Led by engineering firm SNC-Lavalin, the consortium claimed it was owed that sum (which it later hiked to $360 million), on top of the $1.3 billion it was to be paid under a contract to build the superhospitalof the McGill University Health Centre. The contract — known as a public-private partnership — was supposed to guarantee that any cost overruns would be shouldered by the private partner and not taxpayers.

Yet less than two years later, on Jan. 8, the government announced it reached an out-of-court settlement with the consortium, agreeing to pay it an extra $108 million. That same day, Quebec declared an even bigger payout, $125 million, to settle a dispute with a different consortium that built the nearly $2-billion CHUM superhospital.

What the government did not reveal that day is that it concluded yet another financial settlement arising from the $939-million expansion of Sainte-Justine Hospital. That project was not built as a public-private partnership, and instead the government assumed the full risk of all cost overruns.

So what was the amount of that settlement? No more than $9 million, the Montreal Gazette has learned.

The irony of the settlements — a staggering total of $233 million for the private consortia tasked with keeping a lid on costs compared with a $9-million hit for the government in a project in which it took the full risk — is not lost on critics of public-private partnerships.

“Despite cost overruns, the government maintains better control over (construction) projects than the private consortia,” said Guillaume Hébert, an expert in public-private partnerships (PPPs).

To read more, click on:

Primary Healthcare – It’s Time for Disruptive Innovation!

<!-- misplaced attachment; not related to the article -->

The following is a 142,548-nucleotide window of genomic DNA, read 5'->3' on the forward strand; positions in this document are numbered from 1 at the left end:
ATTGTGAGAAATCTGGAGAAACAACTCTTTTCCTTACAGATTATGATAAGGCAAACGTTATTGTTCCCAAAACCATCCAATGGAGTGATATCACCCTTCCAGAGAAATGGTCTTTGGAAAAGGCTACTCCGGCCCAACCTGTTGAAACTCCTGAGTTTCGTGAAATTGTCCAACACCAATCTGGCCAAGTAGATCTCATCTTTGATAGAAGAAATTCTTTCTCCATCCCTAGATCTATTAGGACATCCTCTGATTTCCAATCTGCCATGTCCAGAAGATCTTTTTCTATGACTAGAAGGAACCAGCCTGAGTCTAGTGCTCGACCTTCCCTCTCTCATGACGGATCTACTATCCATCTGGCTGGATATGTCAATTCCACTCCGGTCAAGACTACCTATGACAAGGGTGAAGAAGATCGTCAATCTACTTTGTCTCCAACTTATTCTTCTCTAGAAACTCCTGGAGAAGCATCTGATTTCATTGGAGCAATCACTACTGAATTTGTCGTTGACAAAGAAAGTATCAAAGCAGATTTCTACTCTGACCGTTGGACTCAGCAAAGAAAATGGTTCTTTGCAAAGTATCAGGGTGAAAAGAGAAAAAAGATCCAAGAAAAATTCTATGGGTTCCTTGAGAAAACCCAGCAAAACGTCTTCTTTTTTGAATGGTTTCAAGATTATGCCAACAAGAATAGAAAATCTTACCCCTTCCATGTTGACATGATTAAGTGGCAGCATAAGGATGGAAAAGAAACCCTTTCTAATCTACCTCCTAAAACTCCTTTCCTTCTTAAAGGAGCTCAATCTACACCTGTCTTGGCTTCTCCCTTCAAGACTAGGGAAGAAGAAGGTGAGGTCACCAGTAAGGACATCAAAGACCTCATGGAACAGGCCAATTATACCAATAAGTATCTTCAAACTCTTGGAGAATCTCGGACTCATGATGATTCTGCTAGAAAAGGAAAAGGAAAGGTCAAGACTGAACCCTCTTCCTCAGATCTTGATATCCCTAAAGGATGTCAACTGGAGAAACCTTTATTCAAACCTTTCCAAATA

Essays October 2016

Open Letters

David J. Price

This letter is part of series of Open Letters from Canadian leaders in Healthcare. To see the complete series please click here

Screen Shot 2018-02-12 at 1.38.00 PM

As a family physician, I’m used to hearing intimate details of a patient’s life experience and after thirty years in this profession, there aren’t too many things that surprise me. And while I know that it shouldn’t surprise me, it still does when someone I’ve just met at a social function, on realizing that I’m a physician, proceeds to tell me the most intimate details of their recent medical ailment.

Lately however, I often hear more about their medical journey within the healthcare system. Although many include comments about how wonderful their own family physician is, too often I hear tales of frustration about the system within which their family doctors works. It often amazes me what patients will put up with. Anecdotes such as: “When I phone my doctor’s office I’m on hold for twenty minutes before I can speak with a receptionist”, “I seem to be asked the same question over and over again” or “when I phoned to have my sick baby seen, I was told that the next available appointment is in 10 days” are not uncommon. It’s amazing what we all will put up with from a system that hasn’t kept pace with advances in knowledge and technology, [all of which has enabled us to live longer, albeit often with multiple chronic diseases.]

Continue reading

PharmaCare deductibles for low income families being eliminated by B.C. government

Global News – Health

February 9, 2018 2:02 pm

By Richard Zussman

Online Journalist based at B.C. Legislature  Global News

Adrian Dix

B.C. Health Minister Adrian Dix has announced changes to the
PharmaCare system.


The B.C. government is eliminating PharmaCare deductibles for families with net annual incomes between $15,000 and $30,000.

The move comes as part of a $105-million pledge over three years, with money that will also be put towards reducing the deductible on prescriptions for families that bring in between $30,000 and $45,000 per year.

“No parent should have to make the difficult decision between their family’s health and putting food on the table,” said Health Minister Adrian Dix.

“I have looked at the PharmaCare program for a long time and the need to address the question of deductibles have been an impediment in the ability of people to adhere to drug programs.